The trick is not to show a lot of anger because that'll make them feel defensive and they'll try to shift the blame on you for being oversensitive rather than blame themselves for being ignorant, condescending, or typecasting.
posted by Ziggy500 at 5:45 PM on July 18 [24 favorites]


I wish I'd known Muskie's "If you have nothing to say, don't improve on silence" when my father's friend would ask me this.

I've also said "That's really none of your business" when asked something I don't want to answer.
posted by brujita at 6:13 PM on July 18 [3 favorites]


When I encounter this kind of stuff, I try to sort out the "well meaning but idiotic" people from the truly negative encounters. For example, I try to take the "Oh, you're gay? I have a gay aunt named susan!" stuff in the spirit in which it was intended (trying to make a connection). Hearing people I've just met ramble about the wedding ceremonies of people I'm unlikely to ever meet gets old, but it's coming from ignorance, not ill intent, and I try to remember that.

That said, I admit I have very little tolerance for the shittier attitudes and comments therein. A nice "what do you mean?" until they back themselves in a corner works well in those latter circumstances.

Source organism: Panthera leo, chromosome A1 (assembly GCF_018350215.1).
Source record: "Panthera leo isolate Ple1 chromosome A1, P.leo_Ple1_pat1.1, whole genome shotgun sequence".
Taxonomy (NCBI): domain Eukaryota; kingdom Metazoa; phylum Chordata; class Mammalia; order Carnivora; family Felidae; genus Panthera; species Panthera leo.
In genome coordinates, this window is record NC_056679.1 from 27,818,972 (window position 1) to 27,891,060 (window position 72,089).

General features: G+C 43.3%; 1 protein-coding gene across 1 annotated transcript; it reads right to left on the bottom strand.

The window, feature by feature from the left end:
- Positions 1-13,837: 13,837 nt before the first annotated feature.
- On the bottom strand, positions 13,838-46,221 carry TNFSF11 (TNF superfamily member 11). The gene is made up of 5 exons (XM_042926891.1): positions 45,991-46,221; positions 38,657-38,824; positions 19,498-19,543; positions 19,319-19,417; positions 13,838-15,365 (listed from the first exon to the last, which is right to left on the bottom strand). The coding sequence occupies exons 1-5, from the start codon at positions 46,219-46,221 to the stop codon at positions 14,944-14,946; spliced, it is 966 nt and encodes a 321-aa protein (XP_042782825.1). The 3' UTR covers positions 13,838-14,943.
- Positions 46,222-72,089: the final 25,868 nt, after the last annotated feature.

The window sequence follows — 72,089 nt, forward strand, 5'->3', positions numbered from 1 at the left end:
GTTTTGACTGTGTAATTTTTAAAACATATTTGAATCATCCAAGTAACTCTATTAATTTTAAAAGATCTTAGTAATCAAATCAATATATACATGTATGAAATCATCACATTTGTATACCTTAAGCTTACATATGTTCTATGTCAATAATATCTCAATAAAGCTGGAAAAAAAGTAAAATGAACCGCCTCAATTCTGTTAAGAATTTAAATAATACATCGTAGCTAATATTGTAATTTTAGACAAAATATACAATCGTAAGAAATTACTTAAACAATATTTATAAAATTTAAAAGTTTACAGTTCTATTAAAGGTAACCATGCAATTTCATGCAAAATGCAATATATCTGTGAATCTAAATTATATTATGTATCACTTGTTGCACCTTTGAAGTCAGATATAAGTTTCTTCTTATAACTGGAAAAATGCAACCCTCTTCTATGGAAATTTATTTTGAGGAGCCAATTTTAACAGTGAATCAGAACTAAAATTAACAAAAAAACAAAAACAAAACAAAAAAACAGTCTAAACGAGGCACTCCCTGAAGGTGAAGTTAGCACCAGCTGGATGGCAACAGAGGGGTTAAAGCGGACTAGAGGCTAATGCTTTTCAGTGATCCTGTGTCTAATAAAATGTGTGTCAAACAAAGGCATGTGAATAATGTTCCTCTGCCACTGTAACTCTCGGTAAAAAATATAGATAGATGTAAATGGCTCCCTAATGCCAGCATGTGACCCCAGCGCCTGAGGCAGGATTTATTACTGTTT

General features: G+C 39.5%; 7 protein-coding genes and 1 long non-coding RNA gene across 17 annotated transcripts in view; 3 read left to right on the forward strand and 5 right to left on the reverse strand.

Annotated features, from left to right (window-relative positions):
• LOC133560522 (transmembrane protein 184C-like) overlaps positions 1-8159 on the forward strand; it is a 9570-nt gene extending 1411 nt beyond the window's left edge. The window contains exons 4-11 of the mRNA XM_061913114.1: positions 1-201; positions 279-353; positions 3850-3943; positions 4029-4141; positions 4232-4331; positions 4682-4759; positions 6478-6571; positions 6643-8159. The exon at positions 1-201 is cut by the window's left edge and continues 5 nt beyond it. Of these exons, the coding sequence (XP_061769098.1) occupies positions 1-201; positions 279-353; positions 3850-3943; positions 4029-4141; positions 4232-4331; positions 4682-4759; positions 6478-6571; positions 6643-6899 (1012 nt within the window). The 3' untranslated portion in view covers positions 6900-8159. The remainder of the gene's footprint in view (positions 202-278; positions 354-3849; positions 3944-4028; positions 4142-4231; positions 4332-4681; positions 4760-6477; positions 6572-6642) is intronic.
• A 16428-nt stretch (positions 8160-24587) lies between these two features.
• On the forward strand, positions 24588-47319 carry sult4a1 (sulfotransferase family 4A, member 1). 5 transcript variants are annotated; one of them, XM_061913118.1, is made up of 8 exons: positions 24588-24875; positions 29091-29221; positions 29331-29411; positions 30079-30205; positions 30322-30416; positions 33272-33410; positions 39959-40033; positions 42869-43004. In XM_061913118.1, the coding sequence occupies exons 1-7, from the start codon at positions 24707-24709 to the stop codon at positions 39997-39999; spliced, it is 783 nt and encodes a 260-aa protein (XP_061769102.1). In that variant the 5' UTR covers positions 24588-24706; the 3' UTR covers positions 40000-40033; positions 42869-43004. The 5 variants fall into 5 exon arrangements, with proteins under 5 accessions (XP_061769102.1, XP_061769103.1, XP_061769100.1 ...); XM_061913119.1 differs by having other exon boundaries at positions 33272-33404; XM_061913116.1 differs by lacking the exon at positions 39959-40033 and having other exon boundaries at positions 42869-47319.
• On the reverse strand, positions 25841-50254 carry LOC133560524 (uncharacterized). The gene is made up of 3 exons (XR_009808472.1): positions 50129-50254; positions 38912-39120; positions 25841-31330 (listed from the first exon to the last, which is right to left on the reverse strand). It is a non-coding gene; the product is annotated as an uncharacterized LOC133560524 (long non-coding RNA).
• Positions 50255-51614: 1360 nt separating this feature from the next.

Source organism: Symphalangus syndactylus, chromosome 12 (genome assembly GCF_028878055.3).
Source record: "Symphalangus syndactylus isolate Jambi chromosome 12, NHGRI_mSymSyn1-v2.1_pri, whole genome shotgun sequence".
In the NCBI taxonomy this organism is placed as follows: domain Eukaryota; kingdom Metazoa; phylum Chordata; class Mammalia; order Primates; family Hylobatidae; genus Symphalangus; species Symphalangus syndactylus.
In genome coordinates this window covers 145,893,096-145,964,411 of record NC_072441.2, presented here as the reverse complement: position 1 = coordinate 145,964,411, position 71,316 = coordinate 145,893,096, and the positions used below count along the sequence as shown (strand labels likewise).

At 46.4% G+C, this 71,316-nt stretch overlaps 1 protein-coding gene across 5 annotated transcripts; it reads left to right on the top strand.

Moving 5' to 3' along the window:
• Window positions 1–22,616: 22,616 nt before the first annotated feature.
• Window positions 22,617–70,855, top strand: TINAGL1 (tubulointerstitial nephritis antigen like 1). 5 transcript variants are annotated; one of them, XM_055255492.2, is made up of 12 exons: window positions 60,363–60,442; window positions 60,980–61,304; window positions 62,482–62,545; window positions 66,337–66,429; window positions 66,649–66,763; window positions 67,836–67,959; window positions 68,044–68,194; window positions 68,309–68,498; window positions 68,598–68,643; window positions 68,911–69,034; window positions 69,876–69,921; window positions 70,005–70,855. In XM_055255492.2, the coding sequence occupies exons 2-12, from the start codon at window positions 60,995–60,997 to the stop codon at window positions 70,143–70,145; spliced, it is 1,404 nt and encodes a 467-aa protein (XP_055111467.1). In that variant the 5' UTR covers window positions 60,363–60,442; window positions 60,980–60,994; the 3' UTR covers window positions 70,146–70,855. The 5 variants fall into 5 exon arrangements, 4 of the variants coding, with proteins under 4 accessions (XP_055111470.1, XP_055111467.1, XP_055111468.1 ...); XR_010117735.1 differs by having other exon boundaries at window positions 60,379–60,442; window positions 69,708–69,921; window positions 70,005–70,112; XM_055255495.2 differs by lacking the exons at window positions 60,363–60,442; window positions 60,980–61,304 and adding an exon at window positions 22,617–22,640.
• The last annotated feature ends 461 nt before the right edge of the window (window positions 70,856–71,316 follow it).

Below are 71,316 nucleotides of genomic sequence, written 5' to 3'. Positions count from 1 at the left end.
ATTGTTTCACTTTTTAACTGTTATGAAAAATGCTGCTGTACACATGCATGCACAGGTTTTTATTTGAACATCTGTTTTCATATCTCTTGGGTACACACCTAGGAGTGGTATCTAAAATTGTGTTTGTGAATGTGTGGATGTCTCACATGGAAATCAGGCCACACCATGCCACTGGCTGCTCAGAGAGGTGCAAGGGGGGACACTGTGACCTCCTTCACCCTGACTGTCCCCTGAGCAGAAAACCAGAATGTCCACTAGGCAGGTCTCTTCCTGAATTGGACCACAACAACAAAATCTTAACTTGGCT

posted by zug at 6:25 PM on July 18 [6 favorites]


I can't stress enough how bad an idea it is to ask a white person where their family is from in an attempt to turn the tables. Unless you enjoy 40 minute plus explanations of just how Irish they are, it is a tactic best avoided.
posted by Gin and Comics at 6:57 PM on July 18 [19 favorites]


Omg, *this*. Sadly, it's something that happens. You kind of just have to realize you don't owe anyone an explanation for your existence. Answer with the city, or state you consider your hometown, smile, and ask where they're from. If they continue to pester you, smile and say, what do you mean? Then if that doesn't shut down the conversation immediately, tell them that now that the human genome project has been completed, maybe they will finally have an answer to where we ALL come from.


It's best to have a sense of humor about these things and realize some people are just really rude and inconsiderate. Of course its hurtful, but answer how you would any other personal question extremely intrusive people ask. "Why aren't you married? When will you have kids? How much do you get paid anyway? " That kind of thing. *sigh*
posted by lunastellasol at 7:22 PM on July 18 [2 favorites]